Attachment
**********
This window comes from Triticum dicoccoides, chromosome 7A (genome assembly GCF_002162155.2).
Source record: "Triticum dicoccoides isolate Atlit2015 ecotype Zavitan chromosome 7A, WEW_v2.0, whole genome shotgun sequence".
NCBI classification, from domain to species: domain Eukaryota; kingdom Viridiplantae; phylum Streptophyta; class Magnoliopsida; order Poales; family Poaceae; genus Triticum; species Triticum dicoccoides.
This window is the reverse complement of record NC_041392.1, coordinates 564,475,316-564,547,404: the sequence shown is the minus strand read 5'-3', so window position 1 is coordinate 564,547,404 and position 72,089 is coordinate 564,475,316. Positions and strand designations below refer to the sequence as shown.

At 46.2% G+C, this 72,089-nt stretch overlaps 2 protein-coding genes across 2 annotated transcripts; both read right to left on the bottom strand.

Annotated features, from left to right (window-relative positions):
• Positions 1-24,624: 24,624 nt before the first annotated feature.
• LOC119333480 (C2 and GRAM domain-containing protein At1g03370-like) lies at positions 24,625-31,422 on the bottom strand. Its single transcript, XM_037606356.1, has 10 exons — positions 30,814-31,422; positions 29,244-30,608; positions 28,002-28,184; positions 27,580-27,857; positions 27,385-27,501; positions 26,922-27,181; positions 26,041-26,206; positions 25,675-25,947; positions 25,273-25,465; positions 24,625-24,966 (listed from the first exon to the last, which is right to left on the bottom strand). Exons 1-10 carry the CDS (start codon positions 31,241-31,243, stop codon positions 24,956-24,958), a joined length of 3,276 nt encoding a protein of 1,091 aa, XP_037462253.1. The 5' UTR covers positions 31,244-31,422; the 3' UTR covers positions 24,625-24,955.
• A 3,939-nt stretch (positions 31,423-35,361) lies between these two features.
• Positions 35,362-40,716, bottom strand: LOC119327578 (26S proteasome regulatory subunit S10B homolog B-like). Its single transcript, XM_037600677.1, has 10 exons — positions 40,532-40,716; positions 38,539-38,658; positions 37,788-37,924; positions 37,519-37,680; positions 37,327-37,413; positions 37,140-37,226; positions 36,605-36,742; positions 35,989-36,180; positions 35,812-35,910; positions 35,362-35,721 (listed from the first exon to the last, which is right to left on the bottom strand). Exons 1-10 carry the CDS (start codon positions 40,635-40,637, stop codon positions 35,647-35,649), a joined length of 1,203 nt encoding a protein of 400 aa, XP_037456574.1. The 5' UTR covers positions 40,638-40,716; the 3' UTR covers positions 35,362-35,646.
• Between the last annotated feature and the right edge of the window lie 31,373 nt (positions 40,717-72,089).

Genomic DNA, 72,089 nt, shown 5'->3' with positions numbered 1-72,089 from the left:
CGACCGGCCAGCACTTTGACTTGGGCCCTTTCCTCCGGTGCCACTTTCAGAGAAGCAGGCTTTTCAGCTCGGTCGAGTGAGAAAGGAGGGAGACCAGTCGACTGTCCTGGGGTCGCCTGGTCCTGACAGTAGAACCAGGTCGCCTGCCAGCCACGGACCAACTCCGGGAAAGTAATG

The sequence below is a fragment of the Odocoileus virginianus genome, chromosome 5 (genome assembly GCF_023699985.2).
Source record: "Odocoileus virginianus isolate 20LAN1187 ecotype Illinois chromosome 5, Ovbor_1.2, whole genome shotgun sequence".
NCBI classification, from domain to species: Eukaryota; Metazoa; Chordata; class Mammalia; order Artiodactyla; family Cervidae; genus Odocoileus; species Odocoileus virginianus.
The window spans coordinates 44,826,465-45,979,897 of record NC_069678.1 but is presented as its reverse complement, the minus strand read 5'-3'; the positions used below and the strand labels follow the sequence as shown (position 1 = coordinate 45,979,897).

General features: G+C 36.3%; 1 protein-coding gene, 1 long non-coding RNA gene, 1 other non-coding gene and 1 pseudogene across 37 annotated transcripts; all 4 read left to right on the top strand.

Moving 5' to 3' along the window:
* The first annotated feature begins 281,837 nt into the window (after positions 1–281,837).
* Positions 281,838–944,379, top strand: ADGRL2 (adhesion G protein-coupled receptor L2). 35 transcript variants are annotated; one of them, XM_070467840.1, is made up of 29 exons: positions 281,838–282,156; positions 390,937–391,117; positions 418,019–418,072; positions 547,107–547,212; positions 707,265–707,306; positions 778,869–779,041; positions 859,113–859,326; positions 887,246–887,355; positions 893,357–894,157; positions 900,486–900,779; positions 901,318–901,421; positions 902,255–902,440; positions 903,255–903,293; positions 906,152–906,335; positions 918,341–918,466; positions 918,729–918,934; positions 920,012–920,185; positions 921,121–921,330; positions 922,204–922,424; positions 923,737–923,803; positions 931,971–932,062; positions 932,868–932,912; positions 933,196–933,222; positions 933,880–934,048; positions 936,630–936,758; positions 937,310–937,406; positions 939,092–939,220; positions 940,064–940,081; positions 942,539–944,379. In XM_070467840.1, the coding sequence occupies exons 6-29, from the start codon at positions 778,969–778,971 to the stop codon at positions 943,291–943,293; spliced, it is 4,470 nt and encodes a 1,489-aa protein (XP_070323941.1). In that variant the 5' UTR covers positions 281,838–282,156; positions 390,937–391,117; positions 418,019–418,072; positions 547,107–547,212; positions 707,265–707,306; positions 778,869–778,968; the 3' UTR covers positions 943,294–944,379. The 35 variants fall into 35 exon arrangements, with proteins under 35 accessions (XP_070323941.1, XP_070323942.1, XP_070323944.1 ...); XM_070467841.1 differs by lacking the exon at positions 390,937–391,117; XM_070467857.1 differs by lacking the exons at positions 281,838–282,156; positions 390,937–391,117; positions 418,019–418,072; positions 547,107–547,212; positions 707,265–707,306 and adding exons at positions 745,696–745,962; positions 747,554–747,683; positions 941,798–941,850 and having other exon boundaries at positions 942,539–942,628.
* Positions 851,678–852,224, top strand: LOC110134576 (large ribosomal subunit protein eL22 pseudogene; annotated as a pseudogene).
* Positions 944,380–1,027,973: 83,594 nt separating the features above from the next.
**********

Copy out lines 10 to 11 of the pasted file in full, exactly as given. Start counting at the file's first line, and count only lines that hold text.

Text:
• Positions 35,362-40,716, bottom strand: LOC119327578 (26S proteasome regulatory subunit S10B homolog B-like). Its single transcript, XM_037600677.1, has 10 exons — positions 40,532-40,716; positions 38,539-38,658; positions 37,788-37,924; positions 37,519-37,680; positions 37,327-37,413; positions 37,140-37,226; positions 36,605-36,742; positions 35,989-36,180; positions 35,812-35,910; positions 35,362-35,721 (listed from the first exon to the last, which is right to left on the bottom strand). Exons 1-10 carry the CDS (start codon positions 40,635-40,637, stop codon positions 35,647-35,649), a joined length of 1,203 nt encoding a protein of 400 aa, XP_037456574.1. The 5' UTR covers positions 40,638-40,716; the 3' UTR covers positions 35,362-35,646.
• Between the last annotated feature and the right edge of the window lie 31,373 nt (positions 40,717-72,089).